Australian children aged from 5 to 11 are now eligible for the Pfizer Covid vaccine, after the Therapeutic Goods Administration granted approval for its use. According to the government, there will be 3 million vaccine doses available over January for the 2.3 million children who will be eligible.
Where can children get vaccinated?
Most state-run vaccine clinics, some GPs, and some pharmacies are administering Pfizer doses for the 5 to 11 age group.
You can find a vaccine clinic at a GP or pharmacy through this link. Bookings for state-run vaccine hubs can be found on state and territory government websites. Here is Victoria, New South Wales, Queensland, South Australia, Western Australia, the Northern Territory, the ACT and Tasmania.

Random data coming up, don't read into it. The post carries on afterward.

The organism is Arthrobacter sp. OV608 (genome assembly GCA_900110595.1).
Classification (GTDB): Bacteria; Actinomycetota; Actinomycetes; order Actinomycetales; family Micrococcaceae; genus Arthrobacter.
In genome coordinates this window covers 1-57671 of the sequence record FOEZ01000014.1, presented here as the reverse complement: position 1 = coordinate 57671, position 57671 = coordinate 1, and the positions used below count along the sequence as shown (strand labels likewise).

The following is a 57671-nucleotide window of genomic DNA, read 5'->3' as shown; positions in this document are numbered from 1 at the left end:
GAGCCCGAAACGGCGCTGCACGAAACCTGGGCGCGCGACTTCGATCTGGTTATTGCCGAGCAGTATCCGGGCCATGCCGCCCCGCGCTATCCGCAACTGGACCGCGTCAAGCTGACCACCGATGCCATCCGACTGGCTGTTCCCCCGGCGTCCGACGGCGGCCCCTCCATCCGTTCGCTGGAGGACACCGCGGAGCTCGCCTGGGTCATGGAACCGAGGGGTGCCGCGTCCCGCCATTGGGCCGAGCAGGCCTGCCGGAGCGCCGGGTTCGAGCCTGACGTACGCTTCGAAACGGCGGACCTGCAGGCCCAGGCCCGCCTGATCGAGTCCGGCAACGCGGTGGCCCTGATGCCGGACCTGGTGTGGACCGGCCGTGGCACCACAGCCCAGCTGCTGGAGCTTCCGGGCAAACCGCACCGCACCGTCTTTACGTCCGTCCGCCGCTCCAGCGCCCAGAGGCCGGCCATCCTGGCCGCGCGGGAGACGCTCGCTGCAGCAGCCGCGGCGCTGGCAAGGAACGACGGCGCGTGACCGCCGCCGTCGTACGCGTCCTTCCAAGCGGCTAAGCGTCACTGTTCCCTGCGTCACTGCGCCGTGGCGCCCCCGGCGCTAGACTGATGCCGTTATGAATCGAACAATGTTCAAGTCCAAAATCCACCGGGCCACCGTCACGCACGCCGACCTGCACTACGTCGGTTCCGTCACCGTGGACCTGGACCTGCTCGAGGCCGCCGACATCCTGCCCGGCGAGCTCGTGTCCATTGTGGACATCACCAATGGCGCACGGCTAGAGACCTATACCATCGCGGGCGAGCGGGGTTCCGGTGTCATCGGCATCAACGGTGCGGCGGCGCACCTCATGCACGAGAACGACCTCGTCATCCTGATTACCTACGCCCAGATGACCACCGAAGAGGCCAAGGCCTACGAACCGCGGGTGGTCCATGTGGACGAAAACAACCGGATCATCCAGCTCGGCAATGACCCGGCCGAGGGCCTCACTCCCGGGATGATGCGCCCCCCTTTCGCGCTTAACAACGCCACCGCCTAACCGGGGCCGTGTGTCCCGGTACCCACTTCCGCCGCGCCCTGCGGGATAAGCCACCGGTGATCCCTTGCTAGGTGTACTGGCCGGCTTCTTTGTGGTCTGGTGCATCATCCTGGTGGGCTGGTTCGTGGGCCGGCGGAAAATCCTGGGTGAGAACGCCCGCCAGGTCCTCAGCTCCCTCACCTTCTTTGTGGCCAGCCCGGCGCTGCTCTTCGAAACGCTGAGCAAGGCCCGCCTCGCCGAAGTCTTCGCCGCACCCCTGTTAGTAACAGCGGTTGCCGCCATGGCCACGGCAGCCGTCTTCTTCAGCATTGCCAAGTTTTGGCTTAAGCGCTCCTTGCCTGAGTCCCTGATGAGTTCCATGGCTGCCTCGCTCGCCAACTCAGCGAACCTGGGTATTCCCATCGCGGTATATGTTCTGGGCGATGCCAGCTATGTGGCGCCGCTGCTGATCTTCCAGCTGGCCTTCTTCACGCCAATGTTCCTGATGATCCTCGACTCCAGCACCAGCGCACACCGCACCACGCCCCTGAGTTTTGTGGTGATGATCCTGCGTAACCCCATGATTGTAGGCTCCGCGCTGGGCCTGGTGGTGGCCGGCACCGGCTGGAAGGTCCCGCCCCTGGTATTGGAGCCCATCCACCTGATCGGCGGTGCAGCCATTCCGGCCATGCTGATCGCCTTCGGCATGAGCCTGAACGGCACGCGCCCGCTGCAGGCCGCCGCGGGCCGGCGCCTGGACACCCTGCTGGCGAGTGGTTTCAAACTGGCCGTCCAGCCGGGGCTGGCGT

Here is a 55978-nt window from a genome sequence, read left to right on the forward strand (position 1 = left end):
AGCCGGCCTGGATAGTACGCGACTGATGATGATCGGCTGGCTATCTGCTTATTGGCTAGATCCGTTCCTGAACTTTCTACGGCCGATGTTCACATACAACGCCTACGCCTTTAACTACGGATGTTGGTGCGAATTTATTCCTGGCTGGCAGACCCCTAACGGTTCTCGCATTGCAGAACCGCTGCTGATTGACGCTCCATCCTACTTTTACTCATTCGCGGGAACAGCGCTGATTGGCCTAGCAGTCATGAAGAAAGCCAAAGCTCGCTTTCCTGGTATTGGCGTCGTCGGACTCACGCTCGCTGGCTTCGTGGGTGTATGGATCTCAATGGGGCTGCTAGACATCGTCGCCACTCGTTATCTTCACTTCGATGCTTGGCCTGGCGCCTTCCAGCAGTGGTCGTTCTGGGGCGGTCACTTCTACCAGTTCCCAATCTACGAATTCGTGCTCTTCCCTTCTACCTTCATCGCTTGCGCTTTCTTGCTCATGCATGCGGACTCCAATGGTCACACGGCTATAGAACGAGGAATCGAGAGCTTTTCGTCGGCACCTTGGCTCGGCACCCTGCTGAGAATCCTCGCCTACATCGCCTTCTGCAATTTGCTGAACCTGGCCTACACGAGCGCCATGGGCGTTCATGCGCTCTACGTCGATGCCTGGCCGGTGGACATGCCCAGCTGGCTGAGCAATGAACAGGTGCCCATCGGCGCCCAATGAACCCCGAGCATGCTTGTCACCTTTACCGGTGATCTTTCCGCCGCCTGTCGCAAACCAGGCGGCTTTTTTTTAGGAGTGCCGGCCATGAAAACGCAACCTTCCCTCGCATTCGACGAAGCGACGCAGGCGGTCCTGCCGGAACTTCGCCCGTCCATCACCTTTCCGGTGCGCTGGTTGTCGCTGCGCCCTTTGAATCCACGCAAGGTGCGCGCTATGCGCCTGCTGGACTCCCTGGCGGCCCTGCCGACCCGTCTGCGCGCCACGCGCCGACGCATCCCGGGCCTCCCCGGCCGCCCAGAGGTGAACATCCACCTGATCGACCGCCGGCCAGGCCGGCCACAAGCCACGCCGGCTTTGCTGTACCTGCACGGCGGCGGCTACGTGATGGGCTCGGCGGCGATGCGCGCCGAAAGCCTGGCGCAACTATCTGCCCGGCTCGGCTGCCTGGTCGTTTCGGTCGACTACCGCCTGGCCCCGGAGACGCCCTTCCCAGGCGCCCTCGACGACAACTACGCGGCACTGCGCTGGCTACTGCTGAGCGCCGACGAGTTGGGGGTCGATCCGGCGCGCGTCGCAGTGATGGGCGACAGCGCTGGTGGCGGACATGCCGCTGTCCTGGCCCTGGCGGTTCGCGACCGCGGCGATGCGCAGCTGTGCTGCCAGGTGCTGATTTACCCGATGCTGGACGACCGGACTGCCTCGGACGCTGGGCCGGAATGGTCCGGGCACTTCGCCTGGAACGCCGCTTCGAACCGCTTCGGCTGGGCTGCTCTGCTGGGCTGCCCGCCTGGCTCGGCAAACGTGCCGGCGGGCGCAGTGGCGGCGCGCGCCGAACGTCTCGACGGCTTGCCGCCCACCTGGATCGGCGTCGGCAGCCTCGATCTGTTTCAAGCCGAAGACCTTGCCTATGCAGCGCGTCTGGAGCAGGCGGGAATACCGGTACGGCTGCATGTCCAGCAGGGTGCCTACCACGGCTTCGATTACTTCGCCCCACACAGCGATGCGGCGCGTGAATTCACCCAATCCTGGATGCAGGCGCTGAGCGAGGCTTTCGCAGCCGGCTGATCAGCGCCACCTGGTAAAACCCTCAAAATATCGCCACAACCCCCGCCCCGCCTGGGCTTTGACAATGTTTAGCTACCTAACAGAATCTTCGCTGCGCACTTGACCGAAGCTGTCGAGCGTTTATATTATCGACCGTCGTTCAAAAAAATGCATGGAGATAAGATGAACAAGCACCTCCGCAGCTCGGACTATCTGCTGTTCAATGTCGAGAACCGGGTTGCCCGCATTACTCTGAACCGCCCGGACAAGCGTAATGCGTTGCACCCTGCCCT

How does the Pfizer vaccine differ for children?
Children will receive two doses of the vaccine, eight weeks apart, and one-third of the dosage given to those aged 12 and over. To avoid mix-ups, the vaccine in 5 to 11-year-olds will be dispensed from vials with orange caps, instead of the purple or grey used in other age groups.
Is the Pfizer vaccine safe for children?
Clinical trials of the Pfizer vaccine in more than 2,000 children aged 5 to 11 showed it was “safe, well tolerated and showed robust neutralising antibody responses”, Pfizer reported in September.
For more information on the vaccine for children aged 5 to 11, please see the following link here.
If you need help such as finding a testing or vaccination facility near you, or have questions specific to your personal circumstances, the Sonder team is here 24/7 to provide advice and assistance. Simply start a chat with us via the home screen of the Sonder app.